from MARCUS MUSHONGA in Harare, Zimbabwe
HARARE – THE somewhat rushed condemnation of alleged human rights abuses in neighbouring Zimbabwe highlights the double standards in South Africa, which has lost moral authority to lecture Zimbabwe.
This follows years of xenophobic attacks and most recently the killing of several citizens by the military in South Africa during the lockdown against the worst outbreak of coronavirus in Africa.
South Africa’s ruling African Congress (ANC), under whose watch these crimes have occurred, condemned what it called the state-sponsored violence against Zimbabwean citizens following the illegal 31st July demonstrations organized by anti-government critics and the Movement for Democratic Change Alliance (MDC-A).
Ace Magashule, the controversy-marred secretary general of the ANC, claimed the so-called state repression would have consequences for South Africa.
In addition, ANC president, Cyril Ramaphosa, who is also the head of state, has appointed a team of envoys to be deployed to Harare on fact-finding mission.
Former Speaker of Parliament, Baleka Mbete, and ex-Safety and Security Minister, Sydney Mufamadi, are the special envoys to Zimbabwe.
The Zimbabwean government has hit back at Magashule, sparking a diplomatic row between the two countries whose relations are largely cordial.
Tafadzwa Mugwadi, ruling Zimbabwe African National Union – Patriotic Front (ZANU–PF) spokesperson, accused Magashule’s party and country of double standards, particularly the violations by uniformed forces during the COVID-19 lockdown.
“We have seen on social media South African soldiers beating up people ruthlessly using fists and sjamboks while in some regrettable circumstances, we have seen them spraying rubber bullets on their citizens,” Mugwadi said.
He said this had resulted in serious injuries and deaths.
At least eight citizens have died at the hands of the police and soldiers.
“ZANU-PF has not uttered a word in public despite President Emmerson Mnangagwa being the Chair of the SADC Troika on Peace and Defence,” Mugwadi said.
The SADC (Southern African Development Community) Organ on Politics Defence and Security is responsible for promoting peace and security in the regional bloc.
“ZANU-PF PF takes exception to the utterances that have been attributed to Cde Magashule, where he appeared hoodwinked by those seeking to destabilise Zimbabwe through peddling social media falsehoods,” Mugwadi said.
“As a revolutionary sister party (ANC), it has never been in our tradition to censure a fellow revolutionary movement or leaders using megaphone approaches, more so when such utterances are misinformed and baseless to say the least.”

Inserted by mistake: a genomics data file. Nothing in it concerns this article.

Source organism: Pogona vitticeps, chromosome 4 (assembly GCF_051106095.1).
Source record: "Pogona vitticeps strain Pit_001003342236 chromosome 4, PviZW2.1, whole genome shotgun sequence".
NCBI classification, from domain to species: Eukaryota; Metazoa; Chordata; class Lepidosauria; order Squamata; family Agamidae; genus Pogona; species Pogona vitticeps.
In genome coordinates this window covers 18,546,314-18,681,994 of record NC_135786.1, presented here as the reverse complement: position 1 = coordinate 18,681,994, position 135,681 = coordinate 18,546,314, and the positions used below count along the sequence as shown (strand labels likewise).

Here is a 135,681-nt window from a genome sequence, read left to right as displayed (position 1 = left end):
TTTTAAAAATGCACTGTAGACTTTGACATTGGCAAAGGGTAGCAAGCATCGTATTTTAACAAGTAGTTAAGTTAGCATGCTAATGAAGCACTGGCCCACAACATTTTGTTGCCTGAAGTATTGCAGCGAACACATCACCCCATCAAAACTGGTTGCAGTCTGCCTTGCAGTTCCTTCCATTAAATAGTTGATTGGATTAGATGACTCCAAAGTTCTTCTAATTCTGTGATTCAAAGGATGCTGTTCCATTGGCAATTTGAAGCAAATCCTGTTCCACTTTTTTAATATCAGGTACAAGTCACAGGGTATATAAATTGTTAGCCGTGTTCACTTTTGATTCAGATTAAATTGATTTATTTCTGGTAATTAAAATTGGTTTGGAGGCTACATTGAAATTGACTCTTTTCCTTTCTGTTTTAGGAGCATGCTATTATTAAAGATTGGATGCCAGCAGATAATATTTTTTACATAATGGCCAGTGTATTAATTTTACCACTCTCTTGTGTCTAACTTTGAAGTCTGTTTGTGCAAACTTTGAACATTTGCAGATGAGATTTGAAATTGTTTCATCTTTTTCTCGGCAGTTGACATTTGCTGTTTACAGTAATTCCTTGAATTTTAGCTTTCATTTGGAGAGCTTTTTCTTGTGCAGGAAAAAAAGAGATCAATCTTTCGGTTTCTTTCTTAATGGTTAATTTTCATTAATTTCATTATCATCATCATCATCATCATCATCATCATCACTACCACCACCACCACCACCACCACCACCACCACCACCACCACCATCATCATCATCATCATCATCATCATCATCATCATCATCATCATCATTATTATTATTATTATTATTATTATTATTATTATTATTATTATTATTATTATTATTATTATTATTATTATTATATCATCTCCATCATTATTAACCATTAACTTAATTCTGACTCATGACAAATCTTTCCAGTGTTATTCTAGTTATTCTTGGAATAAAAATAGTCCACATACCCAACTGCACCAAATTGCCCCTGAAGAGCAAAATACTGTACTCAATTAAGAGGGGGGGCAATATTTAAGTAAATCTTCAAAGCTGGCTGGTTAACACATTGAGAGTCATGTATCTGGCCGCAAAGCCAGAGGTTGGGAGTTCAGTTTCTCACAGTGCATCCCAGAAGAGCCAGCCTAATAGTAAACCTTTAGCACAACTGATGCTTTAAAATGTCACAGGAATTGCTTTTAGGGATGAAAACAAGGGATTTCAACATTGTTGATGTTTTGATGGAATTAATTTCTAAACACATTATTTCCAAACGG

Mugwadi said Zimbabwe always respected its neighbours and would not directly interfere in matters relating to the sovereignty of other nations.
“Honestly, for the ANC or Magashule to rely on a fortune-seeking organisation like Tajamuka (rebellion) or faceless social media posts is as disturbing as it is shocking.”
He also condemned the recurrent xenophobic violence, which last week reared its ugly head again in Thokoza, east of Johannesburg.
“We have seen our people suffering from xenophobic attacks with some ANC leaders spreading hostile messages that are xenophobic but we have sought to address that diplomatically. We deserve respect for once,” Mugwadi said.
The ANC-led government is accused of complicity in xenophobia as perpetrators always emerge scot-free.
South Africa currently chairs the African Union (AU) but the xenophobic violence has tainted its legacy.
Nick Mangwana, the Zimbabwean government spokesperson, dismissed claims of a crisis in the country.
“To set the record straight, there is no crisis or implosion in Zimbabwe. Neither has there been any abduction or ‘war’ on citizens,” he said.
“Like any other country in the world, Zimbabwe has been enforcing Covid-19 regulations intended to safeguard and protect the lives of all citizens. Where necessary, the law has been fairly applied,” Mangwana said.
In another twist, members of a ZANU-PF faction called G-40, most seeking refuge in South Africa, are allegedly behind the protests in Zimbabwe.
Magashule was recently pictured with these factionalists, including Mugabe’s nephew Patrick Zhuwawo, Saviour Kasukuwere and Walter Mzembi.
Another member, Jonathan Moyo, who is presently in exile in Kenya, is widely believed to have hatched the disinformation campaign against Zimbabwe.
“Government calls upon its counterparts in the region (SADC) and internationally not to lose perspective that Zimbabwe has for long been suffering efforts to destabilise it by external forces (United States and European Union) that have a bone to chew with the country since the historic land reform programme,” Mangwana said.
“These efforts have in the past taken many forms from attempted insurgency, to the current organised smear campaign using blatantly false claims. Such smear campaigns are not unique to Zimbabwe and have been employed in other countries over the years,” Mangwana added.
Last week, leader of the South African opposition Economic Freedom Fighters (EFF) also interfered in Zimbabwe’s domestic issues as they called on the closure of the Zimbabwe Embassy in South Africa, in opposition to plans by Zimbabwe to compensate white farmers driven off lands by the government of ex-president, Robert Mugabe (deceased).
– CAJ News